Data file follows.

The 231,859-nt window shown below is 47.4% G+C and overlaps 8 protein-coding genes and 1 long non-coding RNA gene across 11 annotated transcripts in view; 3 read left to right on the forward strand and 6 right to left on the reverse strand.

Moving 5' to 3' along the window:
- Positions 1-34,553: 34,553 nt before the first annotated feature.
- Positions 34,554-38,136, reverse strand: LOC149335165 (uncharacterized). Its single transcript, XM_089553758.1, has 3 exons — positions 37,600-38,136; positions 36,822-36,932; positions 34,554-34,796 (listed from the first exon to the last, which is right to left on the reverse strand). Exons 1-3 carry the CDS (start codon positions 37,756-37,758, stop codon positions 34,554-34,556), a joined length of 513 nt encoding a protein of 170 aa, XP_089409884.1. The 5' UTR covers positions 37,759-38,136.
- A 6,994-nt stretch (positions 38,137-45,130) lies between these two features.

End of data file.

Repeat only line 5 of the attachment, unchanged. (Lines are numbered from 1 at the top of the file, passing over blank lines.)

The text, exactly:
- A 6,994-nt stretch (positions 38,137-45,130) lies between these two features.